'Happily ever after' idea, impossible

Romantic stories of old make for great escape, but no place to put hope

 

While watching “Cinderella Story” again, I came to realize why years after we’ve “outgrown” bedtime stories, both men and women still enjoy the bewitching parable of the poor, badly treated cinder girl and her princely love.

Surely, it’s not because Hillary Duff is an amazing actress or Brandy’s musical rendezvous rendition will be more amazing than Drew Barrymore’s historically flawed fairy tale. It might seem shallow, but we are attracted to this tall tale because it is precisely what we want.

We want to be the object of desire. We want Prince Charming to search for us, whether through courtiers or bright yellow fliers. We want to be sought.

Ask the nerdy guy in your class and I’m sure he’ll say that more than getting a new Wii, he wants someone to want him.

Ask Blake Mitchell. He would be nothing without the flocks of girls swarming him post-Clemson win. Ask the quiet girl in the front row or the pretty face talking on her cell phone.

But what Cinderelly never tells us is what happens after Prince Charming has found the owner of the “rather remarkable shoe” or the misplaced cell phone. Nope, the story ends with happily ever after.

If we’ve established anything in our adult relationships, it’s that, for the most part, happily ever after can be a bigger challenge than dealing with those ugly stepsisters.

Being the object of someone’s desire can be pretty amazing. You might start to lose that low self-esteem – or for those more confident, it might ensure your sense of self-righteousness. You might start to feel pretty good about yourself.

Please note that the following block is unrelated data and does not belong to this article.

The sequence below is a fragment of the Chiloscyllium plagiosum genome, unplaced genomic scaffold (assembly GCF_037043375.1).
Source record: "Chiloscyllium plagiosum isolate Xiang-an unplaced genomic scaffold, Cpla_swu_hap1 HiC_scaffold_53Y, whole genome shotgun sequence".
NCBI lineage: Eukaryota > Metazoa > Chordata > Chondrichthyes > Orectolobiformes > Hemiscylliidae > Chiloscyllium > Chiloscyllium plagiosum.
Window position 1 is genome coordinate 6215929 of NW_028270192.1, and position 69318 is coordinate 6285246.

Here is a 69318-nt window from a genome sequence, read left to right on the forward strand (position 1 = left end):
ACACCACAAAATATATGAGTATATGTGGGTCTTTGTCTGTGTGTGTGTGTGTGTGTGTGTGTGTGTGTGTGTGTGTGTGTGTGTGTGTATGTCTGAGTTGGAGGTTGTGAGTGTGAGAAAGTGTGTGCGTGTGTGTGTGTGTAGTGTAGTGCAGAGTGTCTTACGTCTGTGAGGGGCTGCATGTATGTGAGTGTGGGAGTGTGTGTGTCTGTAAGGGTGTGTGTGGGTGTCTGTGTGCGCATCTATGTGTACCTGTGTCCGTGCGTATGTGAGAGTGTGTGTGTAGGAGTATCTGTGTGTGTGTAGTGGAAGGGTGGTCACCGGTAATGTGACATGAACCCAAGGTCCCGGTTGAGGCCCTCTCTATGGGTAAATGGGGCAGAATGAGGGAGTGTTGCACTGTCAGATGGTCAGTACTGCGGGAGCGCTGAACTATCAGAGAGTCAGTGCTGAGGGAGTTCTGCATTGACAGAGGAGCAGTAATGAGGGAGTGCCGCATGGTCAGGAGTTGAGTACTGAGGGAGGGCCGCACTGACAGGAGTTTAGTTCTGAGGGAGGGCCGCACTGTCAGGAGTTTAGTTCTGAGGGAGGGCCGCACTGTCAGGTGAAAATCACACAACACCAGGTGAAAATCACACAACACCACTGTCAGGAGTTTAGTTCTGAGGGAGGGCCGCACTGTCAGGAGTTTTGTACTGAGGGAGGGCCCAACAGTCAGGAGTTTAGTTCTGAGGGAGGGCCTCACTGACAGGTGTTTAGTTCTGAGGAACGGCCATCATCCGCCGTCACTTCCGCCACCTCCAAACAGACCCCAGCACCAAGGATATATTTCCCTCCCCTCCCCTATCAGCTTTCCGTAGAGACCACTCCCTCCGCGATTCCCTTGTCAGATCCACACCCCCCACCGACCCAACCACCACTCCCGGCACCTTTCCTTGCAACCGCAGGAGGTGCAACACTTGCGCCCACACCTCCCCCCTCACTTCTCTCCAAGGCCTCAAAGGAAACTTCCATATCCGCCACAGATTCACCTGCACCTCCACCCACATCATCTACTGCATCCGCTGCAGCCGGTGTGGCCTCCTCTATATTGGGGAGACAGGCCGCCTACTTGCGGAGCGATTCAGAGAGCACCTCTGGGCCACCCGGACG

Maybe Cinderella and Prince Charming do get to ride off into that picture-perfect sunset, but that’s just the temporary ending.

Somewhere down the line, probably in the morning, Charming will wake up to find Cindy’s face has melted into a mess of breakouts and sunburns.

Her hair gets a little fussy sometimes if she doesn’t spritz it with the Fairy Godmother conditioner.

Likewise, Cindy might wake up to find dear old Charming has uncontrollable snores.

Suddenly the mystery that once made the tale so magical isn’t anything more than dwindling disenchantment.

What Charming and Cindy need to realize when desperately seeking the owner of that shoe or flocking to the Prince’s Ball is that maybe the beautiful face on the other end isn’t going to be as shiny as the shoe, but just as fragile.

She won’t always wear the ball gown; sometimes she’ll be covered in soot. And Charming won’t always be a gentleman; sometimes there’s a big game on television.

But if our hero opened his eyes long before falling in love at first sight, he might have realized that the reality of Ella can be more beautiful, more meaningful and more enchanting than some simplistic ending in a children’s book.

 

(Originally written 12.7.2006)

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